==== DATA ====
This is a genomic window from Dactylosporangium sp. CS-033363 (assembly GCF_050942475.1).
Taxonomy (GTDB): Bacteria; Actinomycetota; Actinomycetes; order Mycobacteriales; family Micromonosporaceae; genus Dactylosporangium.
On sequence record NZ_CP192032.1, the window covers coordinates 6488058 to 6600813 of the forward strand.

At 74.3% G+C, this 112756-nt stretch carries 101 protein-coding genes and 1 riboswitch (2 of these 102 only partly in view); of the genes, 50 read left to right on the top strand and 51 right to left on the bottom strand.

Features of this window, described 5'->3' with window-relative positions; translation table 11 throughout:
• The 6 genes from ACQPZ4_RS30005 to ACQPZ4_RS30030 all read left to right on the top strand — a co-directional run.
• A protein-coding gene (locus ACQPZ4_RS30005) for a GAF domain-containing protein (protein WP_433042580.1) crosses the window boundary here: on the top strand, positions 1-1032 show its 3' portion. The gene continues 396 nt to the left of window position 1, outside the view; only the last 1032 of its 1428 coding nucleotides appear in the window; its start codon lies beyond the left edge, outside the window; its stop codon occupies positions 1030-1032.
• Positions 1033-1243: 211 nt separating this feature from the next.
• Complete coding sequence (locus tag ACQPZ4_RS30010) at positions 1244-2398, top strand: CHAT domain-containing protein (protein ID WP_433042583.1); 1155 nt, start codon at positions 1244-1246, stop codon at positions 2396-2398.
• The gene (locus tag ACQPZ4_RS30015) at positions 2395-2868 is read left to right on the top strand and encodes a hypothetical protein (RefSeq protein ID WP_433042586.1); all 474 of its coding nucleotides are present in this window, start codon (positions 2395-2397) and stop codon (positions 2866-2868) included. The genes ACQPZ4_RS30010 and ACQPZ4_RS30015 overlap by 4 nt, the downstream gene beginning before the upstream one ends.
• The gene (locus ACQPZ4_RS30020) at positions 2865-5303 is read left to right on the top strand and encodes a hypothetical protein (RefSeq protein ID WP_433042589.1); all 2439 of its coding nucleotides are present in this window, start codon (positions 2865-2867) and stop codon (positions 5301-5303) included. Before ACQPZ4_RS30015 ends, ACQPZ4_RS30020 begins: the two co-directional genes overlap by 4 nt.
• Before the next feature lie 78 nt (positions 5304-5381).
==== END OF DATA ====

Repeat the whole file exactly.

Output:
This is a genomic window from Dactylosporangium sp. CS-033363 (assembly GCF_050942475.1).
Taxonomy (GTDB): Bacteria; Actinomycetota; Actinomycetes; order Mycobacteriales; family Micromonosporaceae; genus Dactylosporangium.
On sequence record NZ_CP192032.1, the window covers coordinates 6488058 to 6600813 of the forward strand.

At 74.3% G+C, this 112756-nt stretch carries 101 protein-coding genes and 1 riboswitch (2 of these 102 only partly in view); of the genes, 50 read left to right on the top strand and 51 right to left on the bottom strand.

Features of this window, described 5'->3' with window-relative positions; translation table 11 throughout:
• The 6 genes from ACQPZ4_RS30005 to ACQPZ4_RS30030 all read left to right on the top strand — a co-directional run.
• A protein-coding gene (locus ACQPZ4_RS30005) for a GAF domain-containing protein (protein WP_433042580.1) crosses the window boundary here: on the top strand, positions 1-1032 show its 3' portion. The gene continues 396 nt to the left of window position 1, outside the view; only the last 1032 of its 1428 coding nucleotides appear in the window; its start codon lies beyond the left edge, outside the window; its stop codon occupies positions 1030-1032.
• Positions 1033-1243: 211 nt separating this feature from the next.
• Complete coding sequence (locus tag ACQPZ4_RS30010) at positions 1244-2398, top strand: CHAT domain-containing protein (protein ID WP_433042583.1); 1155 nt, start codon at positions 1244-1246, stop codon at positions 2396-2398.
• The gene (locus tag ACQPZ4_RS30015) at positions 2395-2868 is read left to right on the top strand and encodes a hypothetical protein (RefSeq protein ID WP_433042586.1); all 474 of its coding nucleotides are present in this window, start codon (positions 2395-2397) and stop codon (positions 2866-2868) included. The genes ACQPZ4_RS30010 and ACQPZ4_RS30015 overlap by 4 nt, the downstream gene beginning before the upstream one ends.
• The gene (locus ACQPZ4_RS30020) at positions 2865-5303 is read left to right on the top strand and encodes a hypothetical protein (RefSeq protein ID WP_433042589.1); all 2439 of its coding nucleotides are present in this window, start codon (positions 2865-2867) and stop codon (positions 5301-5303) included. Before ACQPZ4_RS30015 ends, ACQPZ4_RS30020 begins: the two co-directional genes overlap by 4 nt.
• Before the next feature lie 78 nt (positions 5304-5381).